Broadience is ideal for marketers who have identified valuable audiences and are looking to expand the opportunities to engage and maximize their exposure to the audience.
By capturing new queries and those that the advertiser may not have considered, Broadience maximizes the opportunities to engage or reengage with valuable audiences identified by advertisers.
A Broad Match + Remarketing Case Study
Running campaigns using Broadience can help yield better performance results than when just using “exact match,” as Flipkey discovered.
Part of the TripAdvisor family, FlipKey is a challenger in the vacation rental sector. Its marketing is U.S.-focused, with international rental opportunities.
The FlipKey marketing team had lofty goals for its latest Microsoft Advertising campaign:
- Grow brand awareness and win market share from competition, including a category leader.
- With a long customer decision journey, cut down the amount of time it takes to convert a customer.
- Make campaign management more effective by finding an easier and less time-consuming approach in handling its huge number of keywords.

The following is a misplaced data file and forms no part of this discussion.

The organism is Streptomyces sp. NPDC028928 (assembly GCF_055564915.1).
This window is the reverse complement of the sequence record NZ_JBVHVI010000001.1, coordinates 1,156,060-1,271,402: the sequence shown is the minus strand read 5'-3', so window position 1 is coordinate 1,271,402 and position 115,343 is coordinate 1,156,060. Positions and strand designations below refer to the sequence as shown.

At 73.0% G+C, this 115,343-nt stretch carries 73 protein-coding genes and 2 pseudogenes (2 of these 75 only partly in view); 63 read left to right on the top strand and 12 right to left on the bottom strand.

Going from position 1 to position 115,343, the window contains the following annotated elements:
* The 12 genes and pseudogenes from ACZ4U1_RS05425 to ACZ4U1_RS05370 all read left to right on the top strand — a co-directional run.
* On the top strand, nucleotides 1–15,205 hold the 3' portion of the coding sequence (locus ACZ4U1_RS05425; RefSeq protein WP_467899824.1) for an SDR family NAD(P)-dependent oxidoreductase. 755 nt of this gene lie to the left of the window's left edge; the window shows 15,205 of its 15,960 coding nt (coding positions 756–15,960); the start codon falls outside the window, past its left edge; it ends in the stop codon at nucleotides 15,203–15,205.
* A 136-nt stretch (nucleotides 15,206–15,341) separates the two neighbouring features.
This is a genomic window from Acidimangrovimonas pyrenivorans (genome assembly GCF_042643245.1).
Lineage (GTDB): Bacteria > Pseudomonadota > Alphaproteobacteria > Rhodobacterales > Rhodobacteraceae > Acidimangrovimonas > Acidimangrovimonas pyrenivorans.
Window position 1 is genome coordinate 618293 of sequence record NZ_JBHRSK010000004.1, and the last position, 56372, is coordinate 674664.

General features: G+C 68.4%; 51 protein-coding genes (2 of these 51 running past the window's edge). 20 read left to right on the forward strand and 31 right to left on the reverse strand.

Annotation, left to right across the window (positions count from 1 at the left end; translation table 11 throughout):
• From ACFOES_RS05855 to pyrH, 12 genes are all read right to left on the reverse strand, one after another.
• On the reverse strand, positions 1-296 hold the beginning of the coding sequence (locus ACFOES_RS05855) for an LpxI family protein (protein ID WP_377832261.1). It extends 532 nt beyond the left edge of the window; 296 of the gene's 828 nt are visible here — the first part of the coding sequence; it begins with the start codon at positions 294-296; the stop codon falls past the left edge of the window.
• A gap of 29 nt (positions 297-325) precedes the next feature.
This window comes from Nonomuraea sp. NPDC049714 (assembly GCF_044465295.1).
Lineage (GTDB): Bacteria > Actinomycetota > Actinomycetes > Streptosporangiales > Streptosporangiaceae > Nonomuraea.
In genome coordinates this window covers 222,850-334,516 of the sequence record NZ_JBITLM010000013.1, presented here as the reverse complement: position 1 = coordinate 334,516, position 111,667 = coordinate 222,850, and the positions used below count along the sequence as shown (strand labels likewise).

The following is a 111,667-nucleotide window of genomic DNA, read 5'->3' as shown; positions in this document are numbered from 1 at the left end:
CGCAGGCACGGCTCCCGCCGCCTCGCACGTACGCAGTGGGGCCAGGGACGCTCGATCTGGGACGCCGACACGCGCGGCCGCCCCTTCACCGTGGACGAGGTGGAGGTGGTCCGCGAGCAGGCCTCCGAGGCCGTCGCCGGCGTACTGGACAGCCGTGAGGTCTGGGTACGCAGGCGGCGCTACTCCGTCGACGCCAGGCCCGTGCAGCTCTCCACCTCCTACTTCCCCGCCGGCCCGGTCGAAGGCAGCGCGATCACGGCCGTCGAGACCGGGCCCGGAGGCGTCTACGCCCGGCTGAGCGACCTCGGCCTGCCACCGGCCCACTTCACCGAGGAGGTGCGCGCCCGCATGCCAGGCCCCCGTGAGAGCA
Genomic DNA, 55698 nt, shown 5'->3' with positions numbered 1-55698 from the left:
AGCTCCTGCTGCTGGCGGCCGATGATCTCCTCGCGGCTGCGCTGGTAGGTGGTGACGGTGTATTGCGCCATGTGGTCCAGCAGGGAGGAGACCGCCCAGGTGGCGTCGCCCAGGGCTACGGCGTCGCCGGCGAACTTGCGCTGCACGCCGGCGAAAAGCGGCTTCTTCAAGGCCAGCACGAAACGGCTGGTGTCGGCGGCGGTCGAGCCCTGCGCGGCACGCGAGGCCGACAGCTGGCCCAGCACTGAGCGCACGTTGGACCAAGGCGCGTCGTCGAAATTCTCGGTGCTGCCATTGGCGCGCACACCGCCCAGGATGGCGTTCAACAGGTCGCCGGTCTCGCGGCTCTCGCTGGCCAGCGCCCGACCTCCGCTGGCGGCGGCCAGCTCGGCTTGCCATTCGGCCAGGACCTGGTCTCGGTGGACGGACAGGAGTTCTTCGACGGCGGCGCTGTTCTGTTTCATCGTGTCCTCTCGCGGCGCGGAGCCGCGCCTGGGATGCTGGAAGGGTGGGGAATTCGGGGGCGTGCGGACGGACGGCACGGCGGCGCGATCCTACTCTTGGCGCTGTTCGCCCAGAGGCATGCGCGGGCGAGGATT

Based on this, Broadience was chosen as a solution to test, since:
- Broad match would:
- Make it easier to manage huge keyword lists.
- Help increase search term coverage.
- Help boost brand awareness.
- Cover keywords along multiple points of the customer decision journey.
- With remarketing, FlipKey could target searchers who were more likely to convert, reengaging them at multiples points of their journey.
Without any campaign optimizations, the results exceeded all expectations:
- Broad match was 50% of total impressions and 36% of total clicks.
- Most importantly, it was 35% of total revenue.
The conversion rates for broad aligned with exact and mod broad, and while the CPA for broad match was higher than exact it was still within FlipKey’s targets.
That’s the power of Broadience.
Putting Broadience to the Test
Want to put Broadience to the test?
Follow these four simple steps:
1. Pull a search query report from one of your priority campaigns and review it to get ideas for potential broad match keywords.
Increase your chances of success by using high-performing keywords with low-funnel audiences.
2. Based on the keywords you choose, select a related Remarketing “Target & Bid” campaign (or create one if none exist.) Keep in mind:
- It should be a remarketing campaign and not a regular campaign.
- It needs to be target and bid.
3. Add these keywords as pure broad match (no modifiers) to the chosen remarketing campaign, and monitor over the next few weeks.
4. Check performance regularly and farm performing search queries captured by the broad keywords and add as Exact or Phrase. Remember:
- Even if they are longtail keywords, add them to your account.
- For anything irrelevant, continue to add them as negative keywords.
Make broad match work for you by minimizing its risk while maximizing reach with audiences. It’s as simple as that.
Are you ready to fall in love?